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Draft Ethical guidelines on the use of assisted reproductive technology in clinical practice and research submission

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Comment on specific Sections, clauses or sentences of the draft revised Draft Ethical guidelines
Specific Comments: 

I consider that there has been excellent drafting as to the first paragraph both as to the support to the individual or couple and as to the qualifications of the person undertaking counselling.


I agree with the sentiments contained in the paragraph.  The paragraph does not, however, address legal issues facing doctors.  There is a national scheme under what is commonly called the Human Cloning Act, being matching Commonwealth, State and ACT legislation.  It is an offence, as pointed elsewhere in the draft guidelines, to pay donors other than their out of pocket expenses.  The offence is an extremely serious one being a maximum of 15 years under all of the legislation, except Western Australia where the maximum is 10 years imprisonment.  Under State legislation those going overseas may inadvertently commit an offence in Australia.  For example, section 12 of the Criminal Code (Qld) provides to the effect that if an act if committed in Queensland or part or the effect is in Queensland then the offence is committed in Queensland.  A common process is for the overseas egg donor agency to email to the Australian intended parent/s an egg donor agreement.  That is normally printed and signed in their home and then emailed back to the egg donor agency overseas.  The offence may well have been committed in undertaking that action.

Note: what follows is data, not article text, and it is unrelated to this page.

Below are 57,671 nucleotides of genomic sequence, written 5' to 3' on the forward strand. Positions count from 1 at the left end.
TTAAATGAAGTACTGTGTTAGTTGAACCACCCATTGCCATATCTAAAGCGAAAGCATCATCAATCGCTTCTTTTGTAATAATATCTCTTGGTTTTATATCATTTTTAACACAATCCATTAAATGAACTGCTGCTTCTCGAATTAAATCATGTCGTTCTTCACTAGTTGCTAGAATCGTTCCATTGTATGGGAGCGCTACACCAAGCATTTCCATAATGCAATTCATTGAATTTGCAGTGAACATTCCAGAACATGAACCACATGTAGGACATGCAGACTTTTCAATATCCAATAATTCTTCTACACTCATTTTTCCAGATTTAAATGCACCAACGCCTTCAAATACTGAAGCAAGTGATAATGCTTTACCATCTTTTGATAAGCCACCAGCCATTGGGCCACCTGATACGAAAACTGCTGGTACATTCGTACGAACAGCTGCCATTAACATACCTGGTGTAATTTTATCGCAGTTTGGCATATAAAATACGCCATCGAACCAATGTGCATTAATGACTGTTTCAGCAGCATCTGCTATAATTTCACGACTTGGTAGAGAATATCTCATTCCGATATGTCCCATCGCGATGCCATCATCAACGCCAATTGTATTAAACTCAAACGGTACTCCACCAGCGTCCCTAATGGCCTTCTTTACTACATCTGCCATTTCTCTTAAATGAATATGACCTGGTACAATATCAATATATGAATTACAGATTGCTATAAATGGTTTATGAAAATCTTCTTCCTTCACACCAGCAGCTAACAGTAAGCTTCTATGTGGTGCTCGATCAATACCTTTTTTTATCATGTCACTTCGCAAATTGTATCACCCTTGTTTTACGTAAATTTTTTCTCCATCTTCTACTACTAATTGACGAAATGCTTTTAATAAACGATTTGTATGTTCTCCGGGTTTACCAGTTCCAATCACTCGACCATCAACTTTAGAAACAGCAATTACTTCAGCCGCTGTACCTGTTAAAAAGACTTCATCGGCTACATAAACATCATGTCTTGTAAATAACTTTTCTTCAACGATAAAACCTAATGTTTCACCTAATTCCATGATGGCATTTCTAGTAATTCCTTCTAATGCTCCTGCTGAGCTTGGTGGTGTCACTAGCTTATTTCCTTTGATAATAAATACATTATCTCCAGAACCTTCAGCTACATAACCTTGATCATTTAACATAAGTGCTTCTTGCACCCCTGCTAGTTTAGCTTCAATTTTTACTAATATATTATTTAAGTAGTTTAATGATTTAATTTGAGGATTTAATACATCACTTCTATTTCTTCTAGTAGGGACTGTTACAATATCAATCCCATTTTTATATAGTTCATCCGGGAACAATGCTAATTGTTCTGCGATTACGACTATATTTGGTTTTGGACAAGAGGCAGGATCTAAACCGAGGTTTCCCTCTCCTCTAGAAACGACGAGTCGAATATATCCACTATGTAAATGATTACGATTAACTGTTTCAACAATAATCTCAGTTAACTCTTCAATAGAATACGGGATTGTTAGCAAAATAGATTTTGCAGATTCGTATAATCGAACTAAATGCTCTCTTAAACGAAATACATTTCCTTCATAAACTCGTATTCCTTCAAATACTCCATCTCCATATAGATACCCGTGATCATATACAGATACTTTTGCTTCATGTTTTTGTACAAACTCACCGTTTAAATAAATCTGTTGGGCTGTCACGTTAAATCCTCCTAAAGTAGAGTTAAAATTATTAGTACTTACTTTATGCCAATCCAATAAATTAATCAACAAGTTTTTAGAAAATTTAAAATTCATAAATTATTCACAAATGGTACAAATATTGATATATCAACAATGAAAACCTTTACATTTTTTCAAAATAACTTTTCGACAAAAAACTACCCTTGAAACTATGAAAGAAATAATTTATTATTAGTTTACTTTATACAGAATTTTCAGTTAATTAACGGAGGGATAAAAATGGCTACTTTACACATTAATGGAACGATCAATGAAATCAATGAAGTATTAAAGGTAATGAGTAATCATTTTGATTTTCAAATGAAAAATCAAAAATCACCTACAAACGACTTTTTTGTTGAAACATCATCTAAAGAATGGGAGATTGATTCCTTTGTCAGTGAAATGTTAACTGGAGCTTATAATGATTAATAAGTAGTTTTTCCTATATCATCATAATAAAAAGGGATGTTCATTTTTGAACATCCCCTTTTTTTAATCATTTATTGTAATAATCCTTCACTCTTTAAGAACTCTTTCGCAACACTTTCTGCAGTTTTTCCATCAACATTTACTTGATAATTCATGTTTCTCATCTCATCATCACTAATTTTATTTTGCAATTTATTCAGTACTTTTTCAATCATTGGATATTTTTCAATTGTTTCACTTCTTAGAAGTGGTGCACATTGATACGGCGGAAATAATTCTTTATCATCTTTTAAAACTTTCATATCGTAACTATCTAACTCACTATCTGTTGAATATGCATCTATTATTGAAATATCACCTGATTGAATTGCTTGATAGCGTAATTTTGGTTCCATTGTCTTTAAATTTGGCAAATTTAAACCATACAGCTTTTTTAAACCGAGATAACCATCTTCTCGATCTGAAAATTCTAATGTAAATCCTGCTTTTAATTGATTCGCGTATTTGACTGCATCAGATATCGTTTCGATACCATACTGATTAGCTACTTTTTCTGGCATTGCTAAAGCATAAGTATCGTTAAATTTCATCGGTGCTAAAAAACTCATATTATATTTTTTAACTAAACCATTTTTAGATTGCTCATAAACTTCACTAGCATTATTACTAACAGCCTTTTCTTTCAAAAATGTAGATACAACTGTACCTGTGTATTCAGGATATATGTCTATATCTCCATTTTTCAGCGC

Payment is commonly made by the intended parents directly to the donor agency or to the donor which again would constitute part of the offence or the effect of the offence, therefore meaning that the offence has been committed.